Modern vinyl records have existed for over half of a century, and while they almost faded into obscurity, the vinyl record revival is picking up steam every year.
This post was updated April 2017.
1. The widest distribution in the universe
Perhaps the most famous records in the universe are the two copies of the Golden Record placed aboard the Voyager 1 and 2 spacecrafts. The Golden Records feature musical selections from different cultures and eras, spoken greetings from Earth-people in fifty-five languages, and other messages. Each record is encased in a protective aluminum jacket, together with a cartridge and a needle. Instructions, in symbolic language, explain the origin of the spacecraft and how the record is to be played. Today, Voyager is nearly 12 billion miles away from Earth.
2. Da-da-da daaaaah
Beethoven’s Fifth Symphony, performed by the Philadelphia Symphony Orchestra under Leopold Stokowski, was the first 12-inch recording released by RCA Victor in 1931. Victor’s new vinyl-based Victrolac compound, which was used for this recording, provided a much quieter playing surface compared to the shellac typically used for 78s.
3. Inner groove distortion
Songs closer to the label and spindle hole on a record can sound audibly different than those on the outer edges due to what is known as inner groove distortion. At the beginning of the LP, on those outer grooves, the audio signal is cut across a relatively long section of vinyl, and the longer a signal is spread out across the medium, the higher the quality. When you get to those shorter grooves near the spindle hole, the signal is transferred to a much shorter section. The audio information, in the form of ridges and valleys, is closer together, and the more dramatic curve of the groove can affect the needle’s ability to track and read the information accurately. When producing a record on vinyl, the recommendation is to keep the louder, bass-heavy tracks at the front and the softer tracks for the end of the programs.
4. Sound and color
Turntables can track color vinyl differently than black vinyl, and some people report skips on color record copies which do not happen on the same record if pressed on black vinyl (typically on lower-end turntables). Some people say the music itself can sound slightly different on color vinyl versions versus black vinyl versions of the same record. However, since the grooves are the same, this likely has more to do with the type of turntable or cartridge being used. Standard black vinyl is the quietest in terms of surface noise, followed by transparent colors and opaque colored vinyl. Random (recycled) color shades, split or splattered, glow in the dark, and glitter records are comparatively much noisier.
5. Spontaneous skipping
While audio mastering engineers preparing a recording for transfer to vinyl will adjust the groove pitch to account for dynamics in the program (i.e., louder and softer sections of your music), there are maximum and minimum depths permitted. Too much low frequency information combined with a lot of information spread across the stereo field can result in the stylus jumping out of the groove and skipping. Too shallow and narrow a groove, and the recorded sound can lose its stereo image and suffer from low volume.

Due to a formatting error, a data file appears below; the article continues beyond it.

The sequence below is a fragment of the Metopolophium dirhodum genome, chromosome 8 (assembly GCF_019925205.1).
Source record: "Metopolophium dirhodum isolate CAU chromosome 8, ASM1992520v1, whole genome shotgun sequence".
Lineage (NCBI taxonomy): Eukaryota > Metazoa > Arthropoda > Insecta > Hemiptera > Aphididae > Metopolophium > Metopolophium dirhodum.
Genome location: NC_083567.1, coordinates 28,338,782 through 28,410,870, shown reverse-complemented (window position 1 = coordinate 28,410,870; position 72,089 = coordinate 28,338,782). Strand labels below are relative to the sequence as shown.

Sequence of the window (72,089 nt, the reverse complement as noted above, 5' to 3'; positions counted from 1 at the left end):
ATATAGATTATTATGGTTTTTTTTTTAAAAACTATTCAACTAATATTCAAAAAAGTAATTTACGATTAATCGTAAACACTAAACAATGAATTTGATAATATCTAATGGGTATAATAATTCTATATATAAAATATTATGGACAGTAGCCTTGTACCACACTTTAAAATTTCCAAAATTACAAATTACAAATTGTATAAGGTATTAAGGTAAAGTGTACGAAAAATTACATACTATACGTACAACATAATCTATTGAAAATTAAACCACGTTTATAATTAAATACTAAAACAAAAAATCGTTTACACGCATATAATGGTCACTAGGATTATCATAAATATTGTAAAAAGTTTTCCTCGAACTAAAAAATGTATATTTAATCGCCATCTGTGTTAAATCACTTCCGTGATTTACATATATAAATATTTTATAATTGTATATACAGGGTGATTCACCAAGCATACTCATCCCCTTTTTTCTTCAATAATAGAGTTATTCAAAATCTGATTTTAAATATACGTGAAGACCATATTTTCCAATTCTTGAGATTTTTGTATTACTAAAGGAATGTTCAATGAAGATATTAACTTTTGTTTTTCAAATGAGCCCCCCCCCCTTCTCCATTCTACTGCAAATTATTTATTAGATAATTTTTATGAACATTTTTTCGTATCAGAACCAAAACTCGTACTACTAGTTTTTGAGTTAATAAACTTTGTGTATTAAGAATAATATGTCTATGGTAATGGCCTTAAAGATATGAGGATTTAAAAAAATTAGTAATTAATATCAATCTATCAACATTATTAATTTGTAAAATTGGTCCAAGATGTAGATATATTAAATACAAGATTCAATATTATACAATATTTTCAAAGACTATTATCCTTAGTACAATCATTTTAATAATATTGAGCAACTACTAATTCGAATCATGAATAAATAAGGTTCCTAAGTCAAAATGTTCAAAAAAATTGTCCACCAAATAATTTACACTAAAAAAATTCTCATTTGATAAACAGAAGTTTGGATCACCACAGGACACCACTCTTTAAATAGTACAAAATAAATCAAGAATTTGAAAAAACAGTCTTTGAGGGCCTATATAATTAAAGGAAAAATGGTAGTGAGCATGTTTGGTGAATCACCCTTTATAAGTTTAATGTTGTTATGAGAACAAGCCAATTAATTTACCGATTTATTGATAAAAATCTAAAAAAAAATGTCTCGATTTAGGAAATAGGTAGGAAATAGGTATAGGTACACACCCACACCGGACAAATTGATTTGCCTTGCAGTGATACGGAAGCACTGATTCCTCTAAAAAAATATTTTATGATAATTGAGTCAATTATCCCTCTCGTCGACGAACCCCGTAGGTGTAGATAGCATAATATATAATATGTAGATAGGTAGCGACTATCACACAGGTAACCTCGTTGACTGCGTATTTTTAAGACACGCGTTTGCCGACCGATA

6. Changing speeds
On June 21, 1948, Columbia Records put the needle down on history’s first successful microgroove plastic, 12-inch, 33-1/3 LP in New York. According to the Wired.com article “Columbia’s Microgroove LP Makes Albums Sound Good,” engineer Peter Carl Goldmark “set out with his staff to evolve the 78-rpm record to 33-1/3 rpm” in an effort to “extend playback time to more than 20 minutes per side and shrink vinyl grooves to an accessible, acceptable millimeter size.”
7. Vinyl records revival
Considering the term “vinyl revival” is an actual Wikipedia entry, we can declare it’s a legitimate phenomenon. In 2016, vinyl albums sales were up 26% over 2015, marking the ninth consecutive year of sales’ growth. According to Consequence of Sound, which posted the 25 top selling vinyl releases of 2016, combined rock music genres represented 63% of vinyl albums sold.
8. 2016’s Top 5 vinyl sellers
From the aforementioned Consequence of Sound post, here’s a teaser taste of the top five vinyl sellers of 2016:
- Twenty One Pilots: Blurryface (49,004 album sales)
- Amy Winehouse: Back to Black (41,087 album sales)
- Radiohead: A Moon Shaped Pool (39,861 album sales)
- The Beatles: Abbey Road (39,615 album sales)
- Adele: 25 (39,512 album sales)
9. National Record Store Day 2017
National Record Store Day is a day where you can join in and celebrate the enduring importance and coolness of the independent record store. According to the Record Store Day website, RSD is a “day for the people who make up the world of the record store — the staff, the customers, and the artists — to come together and celebrate the unique culture of a record store and the special role these independently owned stores play in their communities.” Record Store Day is a global event, with special vinyl and CDs made exclusively for release and special performances being part of the celebration. For our part, Disc Makers started pressing vinyl records for Philadelphia R&B bands in the late ’40s, and we’re continuing that tradition as vinyl maintains its surge into mainstream popularity and accessibility.
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